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The Ariadne principles: How to handle multimorbidity in primary care consultations.
BMC Medicine
  • Christiane Muth, Johann Wolfgang Goethe University
  • Marjan van den Akker, Maastricht University
  • Jeanet Blom, Leiden University Medical Center
  • Christian Mallen, Keele University
  • Justine Rochon, University of Heidelberg
  • Francois Schellevis, Netherlands Institute for Health Services Research (NIVEL)
  • Annette Becker, Philipps University of Marburg
  • Martin Beyer, Johann Wolfgang Goethe University
  • Jochen Gensichen, Friedrich Schiller University
  • Hanna Kirchner, Johann Wolfgang Goethe University
  • Rafael Perera, University of Oxford
  • Alexandra Prados-Torres, Aragon Health Sciences Institute
  • Martin Scherer, University Medical Centre Hamburg-Eppendorf
  • Ulrich Thiem, Ruhr University of Bochum
  • Hendrik van den Bussche, University Medical Centre
  • Paul Glasziou, Bond University
Date of this Version
1-1-2014
Document Type
Journal Article
Publication Details

Published Version

Muth, C., van den Akker, M., Blom, J. W., Mallen, C. D., Rochon, J., Schellevis, F. G., Becker, A., Beyer, M., Gensichen, J., Kirchner, H., Perera, R., Praddos-Torres, A., Scherer, M., Thiem, U., van den Bussche, H., & Glasziou, P. P. (2014). The Ariadne principles: How to handle multimorbidity in primary care consultations. BMC Medicine, 12(1), 223.

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© Copyright, The Authors, 2014

This work is licensed under a Creative Commons 4.0 License

2014 HERDC Submission

Abstract
Multimorbidity is a health issue mostly dealt with in primary care practice. As a result of their generalist and patientcentered approach, long-lasting relationships with patients, and responsibility for continuity and coordination of care, family physicians are particularly well placed to manage patients with multimorbidity. However, conflicts arising from the application of multiple disease oriented guidelines and the burden of diseases and treatments often make consultations challenging. To provide orientation in decision making in multimorbidity during primary care consultations, we developed guiding principles and named them after the Greek mythological figure Ariadne. For this purpose, we convened a two-day expert workshop accompanied by an international symposium in October 2012 in Frankfurt, Germany. Against the background of the current state of knowledge presented and discussed at the symposium, 19 experts from North America, Europe, and Australia identified the key issues of concern in the management of multimorbidity in primary care in panel and small group sessions and agreed upon making use of formal and informal consensus methods. The proposed preliminary principles were refined during a multistage feedback process and discussed using a case example. The sharing of realistic treatment goals by physicians and patients is at the core of the Ariadne principles. These result from i) a thorough interaction assessment of the patient’s conditions, treatments, constitution, and context; ii) the prioritization of health problems that take into account the patient’s preferences – his or her most and least desired outcomes; and iii) individualized management realizes the best options of care in diagnostics, treatment, and prevention to achieve the goals. Goal attainment is followed-up in accordance with a re-assessment in planned visits. The occurrence of new or changed conditions, such as an increase in severity, or a changed context may trigger the (re-)start of the process. Further work is needed on the implementation of the formulated principles, but they were recognized and appreciated as important by family physicians and primary care researchers.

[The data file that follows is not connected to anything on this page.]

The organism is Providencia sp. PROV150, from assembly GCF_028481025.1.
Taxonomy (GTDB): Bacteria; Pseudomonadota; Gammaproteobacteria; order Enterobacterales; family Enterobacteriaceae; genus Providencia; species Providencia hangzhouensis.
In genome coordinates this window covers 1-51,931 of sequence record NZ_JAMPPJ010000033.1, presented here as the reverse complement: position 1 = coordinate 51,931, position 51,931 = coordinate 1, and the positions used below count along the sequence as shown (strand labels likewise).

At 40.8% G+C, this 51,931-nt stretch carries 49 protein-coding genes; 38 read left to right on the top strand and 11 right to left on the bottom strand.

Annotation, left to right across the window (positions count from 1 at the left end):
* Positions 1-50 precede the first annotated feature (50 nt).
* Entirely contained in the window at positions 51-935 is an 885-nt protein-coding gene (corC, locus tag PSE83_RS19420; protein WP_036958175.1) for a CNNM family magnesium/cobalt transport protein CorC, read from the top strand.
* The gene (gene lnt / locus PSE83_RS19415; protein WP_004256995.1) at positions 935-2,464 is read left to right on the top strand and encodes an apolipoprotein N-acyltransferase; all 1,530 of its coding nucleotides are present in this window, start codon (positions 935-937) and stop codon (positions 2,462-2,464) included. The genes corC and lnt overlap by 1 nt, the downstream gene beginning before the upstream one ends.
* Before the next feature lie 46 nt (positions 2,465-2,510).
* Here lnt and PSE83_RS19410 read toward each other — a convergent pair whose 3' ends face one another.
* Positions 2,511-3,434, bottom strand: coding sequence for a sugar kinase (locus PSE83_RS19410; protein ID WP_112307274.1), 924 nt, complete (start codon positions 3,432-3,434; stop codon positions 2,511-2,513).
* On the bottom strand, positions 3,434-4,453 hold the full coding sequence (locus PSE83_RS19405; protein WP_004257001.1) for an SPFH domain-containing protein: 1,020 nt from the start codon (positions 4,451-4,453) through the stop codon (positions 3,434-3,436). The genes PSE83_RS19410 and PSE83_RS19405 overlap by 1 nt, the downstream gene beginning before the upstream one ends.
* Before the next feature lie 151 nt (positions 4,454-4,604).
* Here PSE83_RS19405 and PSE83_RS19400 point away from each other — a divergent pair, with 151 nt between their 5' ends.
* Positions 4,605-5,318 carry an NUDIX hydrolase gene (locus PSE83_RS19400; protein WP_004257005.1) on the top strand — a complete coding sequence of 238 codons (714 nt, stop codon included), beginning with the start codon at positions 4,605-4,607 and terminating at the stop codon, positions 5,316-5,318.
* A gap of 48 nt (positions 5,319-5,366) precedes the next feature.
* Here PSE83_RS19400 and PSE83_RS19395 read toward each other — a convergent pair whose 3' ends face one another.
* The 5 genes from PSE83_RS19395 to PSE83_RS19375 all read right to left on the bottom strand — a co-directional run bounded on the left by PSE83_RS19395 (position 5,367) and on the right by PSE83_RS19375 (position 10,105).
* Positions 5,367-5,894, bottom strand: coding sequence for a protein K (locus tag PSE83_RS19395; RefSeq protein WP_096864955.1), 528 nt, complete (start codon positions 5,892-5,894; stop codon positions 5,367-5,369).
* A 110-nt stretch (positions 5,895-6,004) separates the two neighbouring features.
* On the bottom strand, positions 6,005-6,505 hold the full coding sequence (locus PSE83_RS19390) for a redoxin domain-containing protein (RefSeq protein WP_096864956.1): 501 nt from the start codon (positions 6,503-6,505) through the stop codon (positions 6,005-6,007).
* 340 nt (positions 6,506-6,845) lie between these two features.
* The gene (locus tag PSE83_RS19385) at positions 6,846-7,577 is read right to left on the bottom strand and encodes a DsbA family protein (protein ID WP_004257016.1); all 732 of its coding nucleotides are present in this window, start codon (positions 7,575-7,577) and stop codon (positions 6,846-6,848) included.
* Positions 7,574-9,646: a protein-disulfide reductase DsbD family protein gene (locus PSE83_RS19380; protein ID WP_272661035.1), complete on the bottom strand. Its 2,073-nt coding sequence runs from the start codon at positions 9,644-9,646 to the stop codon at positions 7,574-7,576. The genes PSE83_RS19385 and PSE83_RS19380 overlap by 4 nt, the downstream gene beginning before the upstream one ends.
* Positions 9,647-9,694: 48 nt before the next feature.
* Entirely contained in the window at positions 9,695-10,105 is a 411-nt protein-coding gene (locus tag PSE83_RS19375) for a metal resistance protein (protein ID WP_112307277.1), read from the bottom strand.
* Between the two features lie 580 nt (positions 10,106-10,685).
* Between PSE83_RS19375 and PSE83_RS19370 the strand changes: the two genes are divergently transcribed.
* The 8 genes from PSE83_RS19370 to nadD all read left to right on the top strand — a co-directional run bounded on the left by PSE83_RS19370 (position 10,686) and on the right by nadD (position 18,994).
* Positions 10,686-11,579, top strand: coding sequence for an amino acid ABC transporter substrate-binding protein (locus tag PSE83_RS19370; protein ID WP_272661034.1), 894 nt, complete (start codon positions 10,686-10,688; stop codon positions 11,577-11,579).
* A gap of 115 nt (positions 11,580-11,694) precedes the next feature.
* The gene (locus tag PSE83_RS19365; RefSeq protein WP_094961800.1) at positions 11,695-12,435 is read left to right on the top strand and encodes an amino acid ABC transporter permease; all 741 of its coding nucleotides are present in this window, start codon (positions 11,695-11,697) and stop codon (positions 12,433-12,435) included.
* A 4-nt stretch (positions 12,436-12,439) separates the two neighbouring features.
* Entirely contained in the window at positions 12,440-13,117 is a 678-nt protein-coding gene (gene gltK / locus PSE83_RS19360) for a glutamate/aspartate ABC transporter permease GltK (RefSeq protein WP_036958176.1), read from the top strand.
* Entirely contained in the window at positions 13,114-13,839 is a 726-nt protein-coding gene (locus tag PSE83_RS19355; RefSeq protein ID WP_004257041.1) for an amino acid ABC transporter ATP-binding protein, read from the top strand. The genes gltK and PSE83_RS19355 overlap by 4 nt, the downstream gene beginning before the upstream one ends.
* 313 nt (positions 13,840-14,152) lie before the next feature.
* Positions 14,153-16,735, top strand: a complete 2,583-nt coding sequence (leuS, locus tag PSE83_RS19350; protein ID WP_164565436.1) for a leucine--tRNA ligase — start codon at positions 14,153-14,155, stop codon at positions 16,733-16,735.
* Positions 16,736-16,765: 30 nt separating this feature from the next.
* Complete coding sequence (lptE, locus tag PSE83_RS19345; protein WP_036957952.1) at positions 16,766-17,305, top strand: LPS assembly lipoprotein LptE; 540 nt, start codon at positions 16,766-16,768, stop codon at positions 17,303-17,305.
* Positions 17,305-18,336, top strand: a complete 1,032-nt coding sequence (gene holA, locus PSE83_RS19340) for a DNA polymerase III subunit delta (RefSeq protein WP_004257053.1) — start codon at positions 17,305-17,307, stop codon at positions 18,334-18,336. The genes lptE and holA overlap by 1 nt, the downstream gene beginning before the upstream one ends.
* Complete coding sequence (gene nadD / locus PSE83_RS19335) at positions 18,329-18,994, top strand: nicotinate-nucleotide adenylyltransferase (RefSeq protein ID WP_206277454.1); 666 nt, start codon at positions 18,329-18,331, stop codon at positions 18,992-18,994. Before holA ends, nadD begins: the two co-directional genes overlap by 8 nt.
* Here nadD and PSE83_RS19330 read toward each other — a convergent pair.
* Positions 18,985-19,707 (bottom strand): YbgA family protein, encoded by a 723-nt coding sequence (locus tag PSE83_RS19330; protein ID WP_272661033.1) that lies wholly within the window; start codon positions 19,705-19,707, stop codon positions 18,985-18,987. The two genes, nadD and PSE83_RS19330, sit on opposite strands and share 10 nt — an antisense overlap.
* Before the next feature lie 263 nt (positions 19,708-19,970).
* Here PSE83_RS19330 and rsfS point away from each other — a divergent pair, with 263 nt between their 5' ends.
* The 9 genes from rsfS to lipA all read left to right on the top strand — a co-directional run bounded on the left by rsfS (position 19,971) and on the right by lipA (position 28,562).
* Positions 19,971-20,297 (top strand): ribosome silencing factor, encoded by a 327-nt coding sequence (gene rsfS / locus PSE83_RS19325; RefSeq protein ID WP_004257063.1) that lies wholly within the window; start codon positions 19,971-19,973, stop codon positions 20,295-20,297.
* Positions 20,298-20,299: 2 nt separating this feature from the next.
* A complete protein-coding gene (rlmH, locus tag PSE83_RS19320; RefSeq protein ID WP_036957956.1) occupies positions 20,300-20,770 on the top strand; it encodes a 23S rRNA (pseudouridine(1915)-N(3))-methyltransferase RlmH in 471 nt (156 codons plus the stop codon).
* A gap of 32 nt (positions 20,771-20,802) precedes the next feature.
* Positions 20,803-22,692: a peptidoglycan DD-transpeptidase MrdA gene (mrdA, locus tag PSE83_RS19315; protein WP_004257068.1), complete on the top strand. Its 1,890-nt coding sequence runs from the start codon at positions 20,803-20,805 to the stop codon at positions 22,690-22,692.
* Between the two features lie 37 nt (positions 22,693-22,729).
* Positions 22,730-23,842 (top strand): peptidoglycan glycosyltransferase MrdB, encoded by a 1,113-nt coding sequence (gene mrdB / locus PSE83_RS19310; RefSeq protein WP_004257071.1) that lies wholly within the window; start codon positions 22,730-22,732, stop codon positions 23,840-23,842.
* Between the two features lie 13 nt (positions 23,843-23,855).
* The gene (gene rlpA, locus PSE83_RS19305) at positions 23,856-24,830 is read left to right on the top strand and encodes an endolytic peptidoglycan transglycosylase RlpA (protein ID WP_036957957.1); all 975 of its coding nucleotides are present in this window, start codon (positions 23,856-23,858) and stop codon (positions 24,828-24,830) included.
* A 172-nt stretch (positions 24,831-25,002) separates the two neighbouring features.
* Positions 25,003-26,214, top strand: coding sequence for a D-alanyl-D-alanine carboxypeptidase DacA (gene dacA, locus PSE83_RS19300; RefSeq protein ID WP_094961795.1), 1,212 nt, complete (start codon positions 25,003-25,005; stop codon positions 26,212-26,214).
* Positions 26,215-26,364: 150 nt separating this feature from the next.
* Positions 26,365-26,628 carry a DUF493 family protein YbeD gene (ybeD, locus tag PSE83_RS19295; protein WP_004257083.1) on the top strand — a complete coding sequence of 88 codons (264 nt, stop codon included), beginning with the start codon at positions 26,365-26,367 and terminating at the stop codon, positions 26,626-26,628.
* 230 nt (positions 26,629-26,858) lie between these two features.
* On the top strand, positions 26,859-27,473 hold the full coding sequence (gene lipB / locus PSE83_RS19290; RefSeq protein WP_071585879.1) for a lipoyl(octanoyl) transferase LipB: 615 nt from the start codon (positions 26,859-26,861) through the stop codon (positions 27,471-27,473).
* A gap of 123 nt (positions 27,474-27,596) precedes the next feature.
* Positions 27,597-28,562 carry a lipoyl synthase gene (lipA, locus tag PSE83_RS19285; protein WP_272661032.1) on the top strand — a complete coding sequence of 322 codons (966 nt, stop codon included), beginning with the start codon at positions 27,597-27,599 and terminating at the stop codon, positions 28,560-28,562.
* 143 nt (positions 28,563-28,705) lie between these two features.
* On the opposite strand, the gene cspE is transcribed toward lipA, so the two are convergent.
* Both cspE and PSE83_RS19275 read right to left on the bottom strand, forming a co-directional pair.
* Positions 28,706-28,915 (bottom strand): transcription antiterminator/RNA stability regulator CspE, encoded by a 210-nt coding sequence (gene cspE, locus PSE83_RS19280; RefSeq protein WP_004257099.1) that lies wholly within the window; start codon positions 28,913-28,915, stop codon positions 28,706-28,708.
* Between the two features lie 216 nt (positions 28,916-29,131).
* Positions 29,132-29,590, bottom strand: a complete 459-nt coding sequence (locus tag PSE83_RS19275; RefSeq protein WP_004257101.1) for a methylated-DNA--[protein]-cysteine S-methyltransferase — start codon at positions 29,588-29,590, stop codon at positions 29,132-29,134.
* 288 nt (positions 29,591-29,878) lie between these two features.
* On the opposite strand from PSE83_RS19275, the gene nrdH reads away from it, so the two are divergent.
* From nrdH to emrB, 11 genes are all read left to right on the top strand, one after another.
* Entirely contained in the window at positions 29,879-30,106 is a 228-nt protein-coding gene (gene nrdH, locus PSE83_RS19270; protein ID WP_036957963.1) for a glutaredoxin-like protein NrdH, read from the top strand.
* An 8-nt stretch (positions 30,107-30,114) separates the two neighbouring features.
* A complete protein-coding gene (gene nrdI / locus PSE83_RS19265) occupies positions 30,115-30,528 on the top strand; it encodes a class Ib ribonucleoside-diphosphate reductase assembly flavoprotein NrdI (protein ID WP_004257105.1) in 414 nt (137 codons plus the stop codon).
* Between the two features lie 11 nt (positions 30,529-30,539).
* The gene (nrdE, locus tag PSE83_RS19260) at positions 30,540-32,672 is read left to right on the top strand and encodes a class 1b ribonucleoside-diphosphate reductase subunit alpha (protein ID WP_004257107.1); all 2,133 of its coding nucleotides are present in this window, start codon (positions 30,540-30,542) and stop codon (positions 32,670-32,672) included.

Citation Information
Christiane Muth, Marjan van den Akker, Jeanet Blom, Christian Mallen, et al.. "The Ariadne principles: How to handle multimorbidity in primary care consultations." BMC Medicine (2014) ISSN: 1741-7015
Available at: http://works.bepress.com/paul_glasziou/154/